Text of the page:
â€śTake the latest population figures in the 5 county metropolitan area [around Cleveland]. From 1990 to 2010, the City of Cleveland shrank, as did many of the suburban areas of Cuyahoga County. The growth mostly occurred in the increasingly exurban fringes of the metro, as well as on the edges of Cuyahoga County. Except there is one outlier: downtown Cleveland. Over the last two decades, the neighborhood’s population grew 96%, with residential totals increasing from 4,651 to 9,098. It was the single largest spike of any neighborhood, suburb, or county measured for the two decades under study.â€ť
Defining Neighborhoods through Data Tracking
â€śâ€¦a research project called Livehoods, from Carnegie Mellon University’s School of Computer Science, aims to shed some light on how people really inhabit their citiesâ€”and how this changes over timeâ€”by mapping data collected from 18 million Foursquare check-ins that have been sent out via Twitter.â€ť
ITDP Mexico Takes on Traffic
Rethinking the National Mall
â€śMany of the worldâ€™s top landscape architects and architects presented their designs for three grand projects on the National Mall: Constitution Gardens, Union Square, and the Washington Monument Grounds at Sylvan Theatre. The competition is fierce because all the design proposals offer elegant, exciting, innovative ideas for solving sticky ecological, security, and public space design challenges.â€ť
Creativity & Cities
Jonah Lehrer’s ambitious new book, Imagine: How Creativity Works, takes a fascinating dive into the world of creativity and how it all works, not to mention devoting a chapter entirely to cities.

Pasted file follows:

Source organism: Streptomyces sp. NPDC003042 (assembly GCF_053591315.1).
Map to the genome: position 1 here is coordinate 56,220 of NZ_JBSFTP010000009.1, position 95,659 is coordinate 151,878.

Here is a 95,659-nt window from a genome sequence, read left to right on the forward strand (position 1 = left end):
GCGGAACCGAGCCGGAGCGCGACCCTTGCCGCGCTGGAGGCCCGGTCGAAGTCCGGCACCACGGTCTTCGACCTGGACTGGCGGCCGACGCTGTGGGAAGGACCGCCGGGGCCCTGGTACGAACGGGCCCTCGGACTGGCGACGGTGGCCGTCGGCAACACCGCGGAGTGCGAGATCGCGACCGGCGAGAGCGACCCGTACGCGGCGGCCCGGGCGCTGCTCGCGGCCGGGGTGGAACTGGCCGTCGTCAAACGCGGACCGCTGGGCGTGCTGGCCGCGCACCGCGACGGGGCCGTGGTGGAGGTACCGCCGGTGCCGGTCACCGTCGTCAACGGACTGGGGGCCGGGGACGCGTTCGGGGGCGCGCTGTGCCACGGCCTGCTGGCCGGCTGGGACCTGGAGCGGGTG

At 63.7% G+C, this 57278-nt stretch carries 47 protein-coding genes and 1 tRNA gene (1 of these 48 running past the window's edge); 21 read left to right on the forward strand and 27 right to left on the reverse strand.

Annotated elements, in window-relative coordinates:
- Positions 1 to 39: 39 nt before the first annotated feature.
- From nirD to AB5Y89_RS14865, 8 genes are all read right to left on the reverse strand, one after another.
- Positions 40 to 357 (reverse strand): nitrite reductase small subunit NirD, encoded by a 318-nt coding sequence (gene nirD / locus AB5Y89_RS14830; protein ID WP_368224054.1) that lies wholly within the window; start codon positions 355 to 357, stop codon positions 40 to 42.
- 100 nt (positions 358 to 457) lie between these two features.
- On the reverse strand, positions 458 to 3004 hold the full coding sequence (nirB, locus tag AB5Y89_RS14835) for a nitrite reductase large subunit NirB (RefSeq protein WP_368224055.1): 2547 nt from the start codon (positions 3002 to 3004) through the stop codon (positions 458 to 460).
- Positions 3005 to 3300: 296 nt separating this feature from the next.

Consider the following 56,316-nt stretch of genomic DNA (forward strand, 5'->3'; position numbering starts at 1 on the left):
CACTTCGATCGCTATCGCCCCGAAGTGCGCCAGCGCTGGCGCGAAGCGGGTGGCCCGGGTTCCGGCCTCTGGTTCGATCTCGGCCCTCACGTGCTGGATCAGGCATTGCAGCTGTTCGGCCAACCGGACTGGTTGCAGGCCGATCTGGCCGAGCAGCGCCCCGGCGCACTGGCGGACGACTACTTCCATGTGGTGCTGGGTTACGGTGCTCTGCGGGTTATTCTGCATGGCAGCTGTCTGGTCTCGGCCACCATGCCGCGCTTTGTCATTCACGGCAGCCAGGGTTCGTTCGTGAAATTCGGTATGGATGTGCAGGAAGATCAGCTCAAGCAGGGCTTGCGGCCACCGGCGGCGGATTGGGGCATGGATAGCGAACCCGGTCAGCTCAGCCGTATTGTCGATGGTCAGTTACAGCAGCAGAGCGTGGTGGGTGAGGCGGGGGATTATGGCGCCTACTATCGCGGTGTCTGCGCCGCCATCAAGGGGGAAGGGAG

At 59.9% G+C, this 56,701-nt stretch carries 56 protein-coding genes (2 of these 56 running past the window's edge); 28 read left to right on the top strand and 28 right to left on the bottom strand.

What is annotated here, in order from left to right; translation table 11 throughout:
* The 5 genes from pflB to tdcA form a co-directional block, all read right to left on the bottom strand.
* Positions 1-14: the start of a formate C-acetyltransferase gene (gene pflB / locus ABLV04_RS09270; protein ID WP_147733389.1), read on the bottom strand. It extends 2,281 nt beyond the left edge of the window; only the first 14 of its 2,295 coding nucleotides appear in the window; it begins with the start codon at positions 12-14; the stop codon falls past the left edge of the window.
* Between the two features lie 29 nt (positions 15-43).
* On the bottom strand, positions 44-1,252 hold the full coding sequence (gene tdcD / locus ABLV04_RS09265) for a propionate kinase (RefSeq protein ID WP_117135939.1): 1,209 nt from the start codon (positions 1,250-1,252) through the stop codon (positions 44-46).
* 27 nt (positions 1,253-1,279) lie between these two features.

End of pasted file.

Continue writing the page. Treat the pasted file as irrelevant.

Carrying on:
Lehrer recently took some time to chat with Atlantic Cities and expand on his ideas concerning the nexus of creativity and cities.
Urban agriculture has a number of advantages for communities, including:
- improving the quality of the urban environment through the introduction of green space and, thus, a reduction in pollution and global warming;
- supporting the reduction of energy use through local production of food, including savings in transportation costs and food storage. Purchasing produce from farmers within a 100-mile (160-km) radius reduces automobile emissions and eliminates packaging waste;
- helping close the urban loop system characterized by importation of food from rural zones and exportation of waste to regions outside the city or town;
- incorporating use of wastewater for irrigation and organic solid waste for fertilizer;
- promoting alternative development options, such as cultivation of vacant urban land for agricultural production;
- helping build equitable responses to food needs by providing local food sources for low-income communities to improve access to fresh foods;
- invigorating the community by incorporating local ideas and engagement; and
- incorporating a cross-sector approach to look at long-term, systemic solutions to problems in cities with the goal of improved health and wellness.
Guess whoâ€™s ahead of Portland? And whoâ€™s right behind?!
He makes a point that’s long frustrated me. Sooner or later, we all walk, even if it’s only from the parking lot to the mall. Something inside us loves to stroll. What is a mall if not a re-creation of an urban boulevard and witness the success of retail neo-main streets.
But we spend so little of our time, money, and thought on establishing and securing pedestrian environments. Even the fact that I describe it as a “pedestrian environment,” as a place apart and separate, rather than woven through our lives and communties–speaks to our separation from our feet.
Check out what Vanderbilt has to say…
…imagine if hundreds of thousands of people didn’t take Metro everyday. That trip to Tyson’s Corner malls would be a Christmas time nightmare everyday.
A recent WMATA study modeled the region without transit to measure economic benefits–property values increased, jobs in a regional economy, freeway lanes and parking garages not built.
It’s clear that quality of life comes from a complex set public and private investments and variety in housing, transportation, recreation can feed that complexity.